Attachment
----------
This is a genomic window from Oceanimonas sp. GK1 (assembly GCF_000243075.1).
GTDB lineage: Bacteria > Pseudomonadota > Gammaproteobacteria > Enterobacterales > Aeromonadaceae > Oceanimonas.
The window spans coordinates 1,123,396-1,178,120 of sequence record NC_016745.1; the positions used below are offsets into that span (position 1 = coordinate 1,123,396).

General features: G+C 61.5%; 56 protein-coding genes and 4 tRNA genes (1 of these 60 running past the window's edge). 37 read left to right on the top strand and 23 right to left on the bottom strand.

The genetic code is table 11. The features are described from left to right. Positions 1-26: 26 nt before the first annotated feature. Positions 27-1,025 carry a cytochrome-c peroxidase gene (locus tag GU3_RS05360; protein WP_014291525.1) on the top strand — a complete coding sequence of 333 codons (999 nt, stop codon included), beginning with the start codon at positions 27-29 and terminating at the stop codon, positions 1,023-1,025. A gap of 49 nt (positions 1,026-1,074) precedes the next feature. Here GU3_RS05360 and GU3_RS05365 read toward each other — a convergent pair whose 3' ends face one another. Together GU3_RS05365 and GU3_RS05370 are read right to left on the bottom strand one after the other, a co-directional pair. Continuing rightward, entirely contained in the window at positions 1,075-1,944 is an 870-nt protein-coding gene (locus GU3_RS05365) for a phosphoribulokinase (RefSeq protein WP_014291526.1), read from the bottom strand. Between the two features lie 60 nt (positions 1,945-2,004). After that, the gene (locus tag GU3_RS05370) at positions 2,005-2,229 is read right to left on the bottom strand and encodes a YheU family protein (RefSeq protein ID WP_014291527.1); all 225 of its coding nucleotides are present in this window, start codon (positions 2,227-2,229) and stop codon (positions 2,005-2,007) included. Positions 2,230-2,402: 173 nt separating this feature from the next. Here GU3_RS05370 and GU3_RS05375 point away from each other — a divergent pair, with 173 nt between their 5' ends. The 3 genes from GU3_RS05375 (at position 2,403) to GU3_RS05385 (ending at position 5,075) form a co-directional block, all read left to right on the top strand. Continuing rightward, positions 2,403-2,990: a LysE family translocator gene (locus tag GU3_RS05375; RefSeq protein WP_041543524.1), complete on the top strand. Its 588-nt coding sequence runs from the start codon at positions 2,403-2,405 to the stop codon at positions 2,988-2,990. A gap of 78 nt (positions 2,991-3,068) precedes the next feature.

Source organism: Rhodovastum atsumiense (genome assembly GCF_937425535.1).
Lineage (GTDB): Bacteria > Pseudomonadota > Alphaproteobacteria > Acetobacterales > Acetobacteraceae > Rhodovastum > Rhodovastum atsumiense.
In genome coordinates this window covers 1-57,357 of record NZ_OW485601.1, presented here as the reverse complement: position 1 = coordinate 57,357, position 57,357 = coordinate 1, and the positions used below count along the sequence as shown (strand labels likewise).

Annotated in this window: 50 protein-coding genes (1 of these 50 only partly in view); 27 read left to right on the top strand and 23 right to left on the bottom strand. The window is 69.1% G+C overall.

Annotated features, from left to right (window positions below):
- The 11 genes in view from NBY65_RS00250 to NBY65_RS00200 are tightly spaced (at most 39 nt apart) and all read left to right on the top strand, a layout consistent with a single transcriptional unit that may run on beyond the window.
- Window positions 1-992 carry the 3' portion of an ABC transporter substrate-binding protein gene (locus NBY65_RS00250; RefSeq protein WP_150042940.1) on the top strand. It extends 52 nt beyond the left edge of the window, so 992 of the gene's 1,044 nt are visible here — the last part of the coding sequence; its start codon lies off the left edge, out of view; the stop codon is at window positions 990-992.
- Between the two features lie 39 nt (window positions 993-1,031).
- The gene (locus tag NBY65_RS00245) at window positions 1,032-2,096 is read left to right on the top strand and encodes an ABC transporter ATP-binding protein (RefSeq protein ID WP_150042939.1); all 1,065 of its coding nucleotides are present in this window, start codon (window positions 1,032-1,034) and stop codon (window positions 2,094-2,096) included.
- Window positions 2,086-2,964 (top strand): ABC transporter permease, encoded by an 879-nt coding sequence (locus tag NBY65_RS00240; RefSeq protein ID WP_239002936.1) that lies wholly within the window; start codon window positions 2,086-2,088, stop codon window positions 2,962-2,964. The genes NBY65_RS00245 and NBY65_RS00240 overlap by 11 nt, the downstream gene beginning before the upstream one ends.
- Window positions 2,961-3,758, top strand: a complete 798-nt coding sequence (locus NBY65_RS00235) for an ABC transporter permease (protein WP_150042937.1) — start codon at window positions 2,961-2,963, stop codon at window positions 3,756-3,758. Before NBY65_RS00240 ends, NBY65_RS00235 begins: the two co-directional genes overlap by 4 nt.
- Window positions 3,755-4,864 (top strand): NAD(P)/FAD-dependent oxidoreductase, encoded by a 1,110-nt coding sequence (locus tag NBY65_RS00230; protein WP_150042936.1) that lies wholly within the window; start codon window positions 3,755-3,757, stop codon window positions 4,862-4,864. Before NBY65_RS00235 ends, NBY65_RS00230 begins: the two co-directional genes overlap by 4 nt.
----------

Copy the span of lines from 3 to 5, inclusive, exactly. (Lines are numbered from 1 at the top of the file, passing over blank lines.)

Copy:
The window spans coordinates 1,123,396-1,178,120 of sequence record NC_016745.1; the positions used below are offsets into that span (position 1 = coordinate 1,123,396).

General features: G+C 61.5%; 56 protein-coding genes and 4 tRNA genes (1 of these 60 running past the window's edge). 37 read left to right on the top strand and 23 right to left on the bottom strand.

The genetic code is table 11. The features are described from left to right. Positions 1-26: 26 nt before the first annotated feature. Positions 27-1,025 carry a cytochrome-c peroxidase gene (locus tag GU3_RS05360; protein WP_014291525.1) on the top strand — a complete coding sequence of 333 codons (999 nt, stop codon included), beginning with the start codon at positions 27-29 and terminating at the stop codon, positions 1,023-1,025. A gap of 49 nt (positions 1,026-1,074) precedes the next feature. Here GU3_RS05360 and GU3_RS05365 read toward each other — a convergent pair whose 3' ends face one another. Together GU3_RS05365 and GU3_RS05370 are read right to left on the bottom strand one after the other, a co-directional pair. Continuing rightward, entirely contained in the window at positions 1,075-1,944 is an 870-nt protein-coding gene (locus GU3_RS05365) for a phosphoribulokinase (RefSeq protein WP_014291526.1), read from the bottom strand. Between the two features lie 60 nt (positions 1,945-2,004). After that, the gene (locus tag GU3_RS05370) at positions 2,005-2,229 is read right to left on the bottom strand and encodes a YheU family protein (RefSeq protein ID WP_014291527.1); all 225 of its coding nucleotides are present in this window, start codon (positions 2,227-2,229) and stop codon (positions 2,005-2,007) included. Positions 2,230-2,402: 173 nt separating this feature from the next. Here GU3_RS05370 and GU3_RS05375 point away from each other — a divergent pair, with 173 nt between their 5' ends. The 3 genes from GU3_RS05375 (at position 2,403) to GU3_RS05385 (ending at position 5,075) form a co-directional block, all read left to right on the top strand. Continuing rightward, positions 2,403-2,990: a LysE family translocator gene (locus tag GU3_RS05375; RefSeq protein WP_041543524.1), complete on the top strand. Its 588-nt coding sequence runs from the start codon at positions 2,403-2,405 to the stop codon at positions 2,988-2,990. A gap of 78 nt (positions 2,991-3,068) precedes the next feature.